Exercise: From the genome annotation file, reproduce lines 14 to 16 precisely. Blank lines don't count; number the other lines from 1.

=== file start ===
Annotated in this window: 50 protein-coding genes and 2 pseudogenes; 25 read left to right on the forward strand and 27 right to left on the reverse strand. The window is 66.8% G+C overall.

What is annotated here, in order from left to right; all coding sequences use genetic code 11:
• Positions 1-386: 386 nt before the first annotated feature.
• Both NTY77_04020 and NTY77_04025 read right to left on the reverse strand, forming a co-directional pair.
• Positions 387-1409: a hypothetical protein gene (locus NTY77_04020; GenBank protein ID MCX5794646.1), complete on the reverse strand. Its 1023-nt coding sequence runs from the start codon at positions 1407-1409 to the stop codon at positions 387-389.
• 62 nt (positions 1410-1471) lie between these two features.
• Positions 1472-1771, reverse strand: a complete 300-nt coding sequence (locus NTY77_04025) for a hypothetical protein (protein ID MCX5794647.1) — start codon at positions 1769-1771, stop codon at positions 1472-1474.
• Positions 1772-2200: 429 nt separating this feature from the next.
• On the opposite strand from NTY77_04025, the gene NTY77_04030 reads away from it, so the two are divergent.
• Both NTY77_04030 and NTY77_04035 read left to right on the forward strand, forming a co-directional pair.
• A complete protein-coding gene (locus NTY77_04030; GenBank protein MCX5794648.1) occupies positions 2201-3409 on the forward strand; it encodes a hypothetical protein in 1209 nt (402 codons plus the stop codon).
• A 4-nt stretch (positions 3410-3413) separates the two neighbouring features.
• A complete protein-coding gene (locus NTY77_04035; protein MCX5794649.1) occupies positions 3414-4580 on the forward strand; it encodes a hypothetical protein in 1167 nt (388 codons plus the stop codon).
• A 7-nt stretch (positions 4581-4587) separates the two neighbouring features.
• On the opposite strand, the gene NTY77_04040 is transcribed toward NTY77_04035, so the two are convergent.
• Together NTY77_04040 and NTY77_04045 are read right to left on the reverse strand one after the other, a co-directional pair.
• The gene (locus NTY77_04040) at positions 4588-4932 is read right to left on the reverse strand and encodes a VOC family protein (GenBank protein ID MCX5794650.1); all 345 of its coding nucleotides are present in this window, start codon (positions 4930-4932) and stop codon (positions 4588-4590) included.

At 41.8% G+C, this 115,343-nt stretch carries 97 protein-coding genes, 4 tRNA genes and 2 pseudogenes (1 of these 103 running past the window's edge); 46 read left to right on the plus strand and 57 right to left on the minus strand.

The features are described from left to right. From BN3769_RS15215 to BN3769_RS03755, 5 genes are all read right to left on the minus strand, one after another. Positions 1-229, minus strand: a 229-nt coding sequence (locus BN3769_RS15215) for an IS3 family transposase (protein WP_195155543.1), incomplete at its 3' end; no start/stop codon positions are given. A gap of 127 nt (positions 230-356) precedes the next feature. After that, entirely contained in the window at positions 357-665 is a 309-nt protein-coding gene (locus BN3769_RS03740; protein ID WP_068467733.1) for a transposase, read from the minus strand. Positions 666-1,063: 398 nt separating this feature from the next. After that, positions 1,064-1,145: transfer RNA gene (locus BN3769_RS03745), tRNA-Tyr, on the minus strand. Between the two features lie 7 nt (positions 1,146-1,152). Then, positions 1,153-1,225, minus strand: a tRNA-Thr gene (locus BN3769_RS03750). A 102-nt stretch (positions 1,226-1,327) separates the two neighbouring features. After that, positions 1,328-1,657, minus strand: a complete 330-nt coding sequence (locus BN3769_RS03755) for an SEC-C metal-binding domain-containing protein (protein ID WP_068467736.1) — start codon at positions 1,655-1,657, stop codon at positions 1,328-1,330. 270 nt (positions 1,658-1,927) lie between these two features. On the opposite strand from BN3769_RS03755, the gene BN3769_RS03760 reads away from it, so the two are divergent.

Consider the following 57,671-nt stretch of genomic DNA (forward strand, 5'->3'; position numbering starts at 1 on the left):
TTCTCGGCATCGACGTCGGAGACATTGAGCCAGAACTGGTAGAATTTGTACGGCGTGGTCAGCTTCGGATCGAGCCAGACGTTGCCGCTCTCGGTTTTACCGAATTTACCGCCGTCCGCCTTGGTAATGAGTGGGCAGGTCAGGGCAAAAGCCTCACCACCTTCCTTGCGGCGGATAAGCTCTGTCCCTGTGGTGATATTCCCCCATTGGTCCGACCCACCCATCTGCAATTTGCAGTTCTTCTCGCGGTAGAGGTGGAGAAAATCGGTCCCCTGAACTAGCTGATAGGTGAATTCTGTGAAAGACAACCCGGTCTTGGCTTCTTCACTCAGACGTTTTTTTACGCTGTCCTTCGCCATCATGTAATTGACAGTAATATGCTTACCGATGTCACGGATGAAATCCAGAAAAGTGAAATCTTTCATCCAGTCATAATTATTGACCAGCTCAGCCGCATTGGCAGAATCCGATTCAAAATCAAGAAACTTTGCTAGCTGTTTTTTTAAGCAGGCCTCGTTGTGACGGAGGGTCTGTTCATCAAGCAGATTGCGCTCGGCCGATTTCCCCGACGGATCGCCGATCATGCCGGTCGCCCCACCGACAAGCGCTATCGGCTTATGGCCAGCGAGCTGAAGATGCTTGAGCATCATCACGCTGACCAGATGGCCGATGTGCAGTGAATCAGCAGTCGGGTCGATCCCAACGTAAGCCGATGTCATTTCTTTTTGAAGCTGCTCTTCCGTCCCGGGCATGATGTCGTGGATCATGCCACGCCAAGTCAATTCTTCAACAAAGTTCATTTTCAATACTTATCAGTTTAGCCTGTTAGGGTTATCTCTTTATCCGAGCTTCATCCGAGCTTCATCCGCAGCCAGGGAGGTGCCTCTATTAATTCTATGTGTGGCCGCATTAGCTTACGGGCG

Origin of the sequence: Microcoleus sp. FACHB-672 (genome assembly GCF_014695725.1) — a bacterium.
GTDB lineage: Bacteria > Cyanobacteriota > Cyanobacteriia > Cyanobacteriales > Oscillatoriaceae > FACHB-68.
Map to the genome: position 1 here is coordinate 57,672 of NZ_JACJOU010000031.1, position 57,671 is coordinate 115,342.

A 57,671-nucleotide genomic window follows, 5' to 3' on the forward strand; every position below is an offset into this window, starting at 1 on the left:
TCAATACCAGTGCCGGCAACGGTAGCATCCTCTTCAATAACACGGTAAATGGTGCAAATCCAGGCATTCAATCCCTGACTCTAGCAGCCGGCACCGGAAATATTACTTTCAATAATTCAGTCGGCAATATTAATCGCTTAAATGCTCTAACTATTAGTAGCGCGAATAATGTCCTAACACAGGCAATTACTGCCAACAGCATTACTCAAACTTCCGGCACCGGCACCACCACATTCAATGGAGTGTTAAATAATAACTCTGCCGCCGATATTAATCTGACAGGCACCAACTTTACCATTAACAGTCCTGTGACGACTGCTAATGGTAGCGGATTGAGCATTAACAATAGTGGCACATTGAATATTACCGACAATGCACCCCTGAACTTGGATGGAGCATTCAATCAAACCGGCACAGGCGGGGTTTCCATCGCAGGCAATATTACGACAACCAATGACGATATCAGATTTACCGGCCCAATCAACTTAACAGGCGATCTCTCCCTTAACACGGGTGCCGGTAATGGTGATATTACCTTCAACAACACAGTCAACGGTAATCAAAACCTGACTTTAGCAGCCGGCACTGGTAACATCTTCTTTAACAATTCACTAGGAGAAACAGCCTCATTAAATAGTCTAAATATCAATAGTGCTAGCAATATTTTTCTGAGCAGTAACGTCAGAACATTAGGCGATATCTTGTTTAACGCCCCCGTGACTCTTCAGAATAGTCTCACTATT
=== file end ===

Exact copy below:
• A 7-nt stretch (positions 4581-4587) separates the two neighbouring features.
• On the opposite strand, the gene NTY77_04040 is transcribed toward NTY77_04035, so the two are convergent.
• Together NTY77_04040 and NTY77_04045 are read right to left on the reverse strand one after the other, a co-directional pair.